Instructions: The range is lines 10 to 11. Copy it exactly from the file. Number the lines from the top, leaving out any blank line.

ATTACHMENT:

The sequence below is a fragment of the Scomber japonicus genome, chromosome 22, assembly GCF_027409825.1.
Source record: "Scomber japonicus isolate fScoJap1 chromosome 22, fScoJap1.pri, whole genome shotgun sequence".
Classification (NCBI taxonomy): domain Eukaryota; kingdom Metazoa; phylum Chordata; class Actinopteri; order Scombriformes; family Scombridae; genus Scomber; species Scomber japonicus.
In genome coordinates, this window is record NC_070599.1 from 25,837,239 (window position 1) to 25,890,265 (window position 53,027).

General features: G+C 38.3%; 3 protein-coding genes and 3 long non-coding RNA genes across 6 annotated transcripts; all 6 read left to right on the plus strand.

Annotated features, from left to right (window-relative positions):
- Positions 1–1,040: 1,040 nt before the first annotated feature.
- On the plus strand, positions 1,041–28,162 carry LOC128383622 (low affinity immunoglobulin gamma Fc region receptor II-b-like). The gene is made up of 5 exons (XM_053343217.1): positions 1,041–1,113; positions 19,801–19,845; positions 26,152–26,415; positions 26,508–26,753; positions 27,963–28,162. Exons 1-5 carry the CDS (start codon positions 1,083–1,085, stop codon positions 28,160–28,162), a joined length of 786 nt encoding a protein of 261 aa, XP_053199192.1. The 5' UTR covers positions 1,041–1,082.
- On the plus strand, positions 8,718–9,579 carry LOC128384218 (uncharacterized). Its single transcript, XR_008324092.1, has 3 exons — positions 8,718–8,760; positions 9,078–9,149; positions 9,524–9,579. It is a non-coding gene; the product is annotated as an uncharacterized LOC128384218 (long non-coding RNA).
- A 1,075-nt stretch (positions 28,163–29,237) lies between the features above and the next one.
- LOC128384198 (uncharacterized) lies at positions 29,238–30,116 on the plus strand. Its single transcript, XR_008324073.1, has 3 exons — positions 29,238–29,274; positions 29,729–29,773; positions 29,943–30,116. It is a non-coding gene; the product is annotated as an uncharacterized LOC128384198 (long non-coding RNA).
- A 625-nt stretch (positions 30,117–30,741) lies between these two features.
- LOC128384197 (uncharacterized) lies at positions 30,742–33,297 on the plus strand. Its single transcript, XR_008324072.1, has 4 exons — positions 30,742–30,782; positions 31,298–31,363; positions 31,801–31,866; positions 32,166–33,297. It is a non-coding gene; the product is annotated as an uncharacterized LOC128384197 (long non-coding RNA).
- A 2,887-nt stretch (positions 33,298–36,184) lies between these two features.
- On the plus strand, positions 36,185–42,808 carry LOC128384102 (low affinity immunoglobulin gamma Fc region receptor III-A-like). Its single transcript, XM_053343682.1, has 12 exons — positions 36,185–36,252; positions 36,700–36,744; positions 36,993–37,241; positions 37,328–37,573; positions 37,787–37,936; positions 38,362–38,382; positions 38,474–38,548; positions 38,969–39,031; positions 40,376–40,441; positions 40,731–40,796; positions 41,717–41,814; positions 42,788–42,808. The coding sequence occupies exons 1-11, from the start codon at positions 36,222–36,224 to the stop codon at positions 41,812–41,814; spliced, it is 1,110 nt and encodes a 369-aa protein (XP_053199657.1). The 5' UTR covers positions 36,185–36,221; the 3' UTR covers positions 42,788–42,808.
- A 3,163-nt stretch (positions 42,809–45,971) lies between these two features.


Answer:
- A 1,075-nt stretch (positions 28,163–29,237) lies between the features above and the next one.
- LOC128384198 (uncharacterized) lies at positions 29,238–30,116 on the plus strand. Its single transcript, XR_008324073.1, has 3 exons — positions 29,238–29,274; positions 29,729–29,773; positions 29,943–30,116. It is a non-coding gene; the product is annotated as an uncharacterized LOC128384198 (long non-coding RNA).